Editor’s Note: Haid Haid is a Syrian writer and researcher focusing on security and conflict resolution. He is an associate fellow at Chatham House, working on the Middle East and North Africa program. The opinions in this article belong to the author.
After last night’s airstrikes on a Syrian regime airbase, the world is wondering what the US will do next in this messy, seemingly unsolvable conflict.
For Syrians, the situation is even more complicated. Not only are they the people most affected by whatever comes next, but last night’s strike comes after living through six years of horror, as they anxiously remember what they have already lost.
The heartache for them is therefore not limited to predicting what the future might hold but also how their lives would have been different, had the international community acted sooner.
I was in northern Syria in 2013, when the regime conducted a chemical attack in rural Damascus.
Syrians were waiting for former President Obama to act on his “red line,” hoping it would alleviate their suffering. I was there to share in the disappointment – and anger towards the United States – after it decided to call off a proposed military strike on the Assad regime, instead striking a deal that would have the regime peacefully give up its chemical arsenal.
This was a deal that allowed a dictator to continue slaughtering his own people, using a broad range of conventional and unconventional weapons. It was a deal that failed to stop Assad from using chemical attacks again.
A lot has changed between 2013 and now. Ten of thousands of civilians have been killed through the use of barrel bombs, starvation and indiscriminate attacks.
As a result, hundreds of thousands of people have been internally displaced into areas that are not safe but where the chances of being killed are slimmer.
Hundreds of thousands more were forced to flee to other counties, where they have been treated as a security threat or a financial burden.
“I was so happy when I heard the news about the US airstrike,” said Reem Ahmed, a Syrian teacher who was displaced to Idlib in December 2016. “I wish that this attack was conducted in 2013. I would have still been able to play with my kids and husband, who I lost during the regime’s attack on Aleppo last summer.”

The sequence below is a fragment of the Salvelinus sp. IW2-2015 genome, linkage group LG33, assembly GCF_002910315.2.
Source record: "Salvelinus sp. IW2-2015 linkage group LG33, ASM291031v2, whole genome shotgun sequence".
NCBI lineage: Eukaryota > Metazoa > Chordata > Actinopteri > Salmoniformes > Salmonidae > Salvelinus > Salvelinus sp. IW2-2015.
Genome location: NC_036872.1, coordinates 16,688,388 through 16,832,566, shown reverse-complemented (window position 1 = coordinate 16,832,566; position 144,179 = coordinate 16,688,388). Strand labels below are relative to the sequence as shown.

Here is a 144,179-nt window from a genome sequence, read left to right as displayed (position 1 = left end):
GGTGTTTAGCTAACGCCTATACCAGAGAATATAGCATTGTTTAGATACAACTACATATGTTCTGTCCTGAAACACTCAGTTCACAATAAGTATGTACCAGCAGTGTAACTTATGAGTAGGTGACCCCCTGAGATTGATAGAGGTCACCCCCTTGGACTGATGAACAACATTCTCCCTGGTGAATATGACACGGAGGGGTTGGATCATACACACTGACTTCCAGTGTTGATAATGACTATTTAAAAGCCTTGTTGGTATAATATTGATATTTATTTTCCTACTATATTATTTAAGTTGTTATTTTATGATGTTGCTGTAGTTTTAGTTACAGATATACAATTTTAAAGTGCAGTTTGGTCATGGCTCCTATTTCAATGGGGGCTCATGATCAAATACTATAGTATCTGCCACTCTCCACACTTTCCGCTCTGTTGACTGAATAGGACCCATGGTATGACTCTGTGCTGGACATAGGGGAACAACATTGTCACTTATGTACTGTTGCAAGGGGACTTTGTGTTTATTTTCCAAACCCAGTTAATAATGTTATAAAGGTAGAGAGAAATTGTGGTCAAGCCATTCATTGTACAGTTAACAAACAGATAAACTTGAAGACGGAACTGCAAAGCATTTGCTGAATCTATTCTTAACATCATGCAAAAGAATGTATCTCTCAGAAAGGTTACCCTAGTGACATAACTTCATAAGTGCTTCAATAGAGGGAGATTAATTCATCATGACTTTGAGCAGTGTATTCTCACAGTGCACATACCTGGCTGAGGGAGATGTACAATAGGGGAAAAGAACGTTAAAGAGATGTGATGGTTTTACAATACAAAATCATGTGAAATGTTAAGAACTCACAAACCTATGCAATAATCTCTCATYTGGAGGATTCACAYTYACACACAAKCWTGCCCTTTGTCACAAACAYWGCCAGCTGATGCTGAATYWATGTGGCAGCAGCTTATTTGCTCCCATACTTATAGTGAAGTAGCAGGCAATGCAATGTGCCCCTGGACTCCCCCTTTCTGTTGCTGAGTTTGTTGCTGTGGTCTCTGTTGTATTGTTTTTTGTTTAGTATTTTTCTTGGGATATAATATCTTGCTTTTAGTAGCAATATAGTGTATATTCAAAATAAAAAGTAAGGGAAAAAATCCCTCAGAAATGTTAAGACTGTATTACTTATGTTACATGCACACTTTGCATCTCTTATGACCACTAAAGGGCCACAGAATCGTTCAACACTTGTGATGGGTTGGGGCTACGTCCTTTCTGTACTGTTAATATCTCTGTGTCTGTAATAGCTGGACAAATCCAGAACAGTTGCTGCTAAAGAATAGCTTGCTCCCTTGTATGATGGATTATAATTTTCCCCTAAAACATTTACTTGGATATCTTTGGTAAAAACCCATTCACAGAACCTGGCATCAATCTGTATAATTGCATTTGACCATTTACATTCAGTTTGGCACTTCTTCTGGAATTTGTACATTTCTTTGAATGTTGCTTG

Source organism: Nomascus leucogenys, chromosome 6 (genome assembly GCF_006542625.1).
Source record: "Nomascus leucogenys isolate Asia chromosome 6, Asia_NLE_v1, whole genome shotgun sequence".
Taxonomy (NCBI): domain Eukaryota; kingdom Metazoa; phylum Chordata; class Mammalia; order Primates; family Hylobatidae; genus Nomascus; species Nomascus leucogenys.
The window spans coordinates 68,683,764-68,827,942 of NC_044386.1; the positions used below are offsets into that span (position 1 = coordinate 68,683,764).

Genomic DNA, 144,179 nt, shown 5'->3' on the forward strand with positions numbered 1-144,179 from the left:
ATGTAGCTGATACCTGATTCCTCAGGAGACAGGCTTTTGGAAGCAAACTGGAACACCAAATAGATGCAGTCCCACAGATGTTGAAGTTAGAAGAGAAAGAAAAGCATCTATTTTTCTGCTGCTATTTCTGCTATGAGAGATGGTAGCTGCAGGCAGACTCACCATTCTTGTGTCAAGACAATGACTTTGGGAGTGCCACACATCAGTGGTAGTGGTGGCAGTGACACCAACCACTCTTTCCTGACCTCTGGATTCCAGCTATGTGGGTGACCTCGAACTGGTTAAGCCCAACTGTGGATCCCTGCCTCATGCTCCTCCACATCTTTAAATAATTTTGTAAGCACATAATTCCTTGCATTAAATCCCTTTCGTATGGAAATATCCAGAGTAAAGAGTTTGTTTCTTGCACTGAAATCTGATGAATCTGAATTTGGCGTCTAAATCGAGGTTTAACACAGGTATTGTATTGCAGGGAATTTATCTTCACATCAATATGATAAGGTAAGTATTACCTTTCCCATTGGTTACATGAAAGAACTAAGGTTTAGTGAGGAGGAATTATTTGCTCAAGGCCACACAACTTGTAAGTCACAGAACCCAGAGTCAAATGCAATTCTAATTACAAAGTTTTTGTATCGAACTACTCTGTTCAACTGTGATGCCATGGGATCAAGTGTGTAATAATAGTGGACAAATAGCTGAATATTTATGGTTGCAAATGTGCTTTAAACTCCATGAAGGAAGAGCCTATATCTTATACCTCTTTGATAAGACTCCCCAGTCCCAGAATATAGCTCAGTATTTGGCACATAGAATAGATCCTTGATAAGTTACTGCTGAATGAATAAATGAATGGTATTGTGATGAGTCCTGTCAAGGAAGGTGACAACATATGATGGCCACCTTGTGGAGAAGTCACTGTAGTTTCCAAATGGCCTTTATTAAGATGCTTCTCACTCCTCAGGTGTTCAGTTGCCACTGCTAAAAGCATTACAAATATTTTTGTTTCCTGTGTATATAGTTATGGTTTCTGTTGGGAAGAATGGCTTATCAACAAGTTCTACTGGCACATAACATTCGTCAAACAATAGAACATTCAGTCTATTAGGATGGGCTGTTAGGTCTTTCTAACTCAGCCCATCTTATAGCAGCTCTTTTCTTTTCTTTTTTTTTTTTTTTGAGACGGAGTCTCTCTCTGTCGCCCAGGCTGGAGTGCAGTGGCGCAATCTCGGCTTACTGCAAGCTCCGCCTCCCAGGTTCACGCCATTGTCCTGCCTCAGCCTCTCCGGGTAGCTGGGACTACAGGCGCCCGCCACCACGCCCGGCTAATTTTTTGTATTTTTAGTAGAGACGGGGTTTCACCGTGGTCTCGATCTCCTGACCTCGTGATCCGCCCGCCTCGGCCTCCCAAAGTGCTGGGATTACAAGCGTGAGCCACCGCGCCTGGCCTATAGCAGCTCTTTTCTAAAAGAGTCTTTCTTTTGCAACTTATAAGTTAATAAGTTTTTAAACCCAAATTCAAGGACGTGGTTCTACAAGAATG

Views on the US strike in Syria
- Amanpour: Trump's red-line test
- Some Syrians welcome Trump's airstrike
- Psaki: What is America signing on for in Syria?
- Bergen: Trump's attack on Syria -- now what?
- Miller: Why did Trump strike Syria?
- Paton Walsh: Five big risks after Syria strike
- Robertson: Trump's defining moment
- The questions Trump needs to answer
The US inaction in 2013 allowed the regime to continue committing war crimes and crimes against humanity. Assad is as strong as ever. His allies have spared no means in stabilizing his power.
His regime has since been able to regain control of what were previously rebel-held areas, forcing people to submit to his rule, or to move elsewhere, patiently awaiting their death.
The regime is still refusing to sincerely engage in any political talks to end the Syrian conflict. It is instead focusing on military strategies to restore its power all over the country.
“I sometimes imagine that the international community had acted differently and we do not have Assad anymore,” said Ahmed Hassoun, a Syrian activist in northern Syria. “I imagine all the heated discussions I will have with my friends about what type to constitution we should have. The importance of women’s rights. The different mechanisms to monitor elections.”
The United States’ inaction also pleased radical groups. Following Obama’s failure to enforce his “red line,” Western support for Free Syrian Army groups was reduced, which significantly impacted the capacity of those groups to fight Assad.
These developments allowed Jabhat Fateh al-Sham and other extremist groups to demonstrate themselves as indispensable allies in the fight to defeat Assad, while also exploiting the weaknesses of their FSA rivals. Many FSA fighters defected to jihadist groups that had more stable funding and that were better trained and equipped.
“After the US’s decision not to attack Assad, despite his use of chemical weapons in Ghouta, it was clear to all Syrians that the West would never intervene against Assad, no matter what he does,” said former Harakat Hazm fighter Omar Akoush. “People reacted to this differently, but all of them were disappointed. We started noticing that many fighters started joining other groups like [Jabhat al-]Nusra, who were stronger and better organized,” he added.
It is clear to Syrians that a US military strike will not change things overnight. The conflict can only end if US intervention is used as part of a strategy to protect civilians and pressure Assad to reach a political settlement.
But many Syrians also know that this airstrike could be a positive step.
This moment could ultimately save them from looking back in four years’ time and imagine what could have been, had Assad not been allowed – once and again – to get away with using chemical weapons on his own citizens.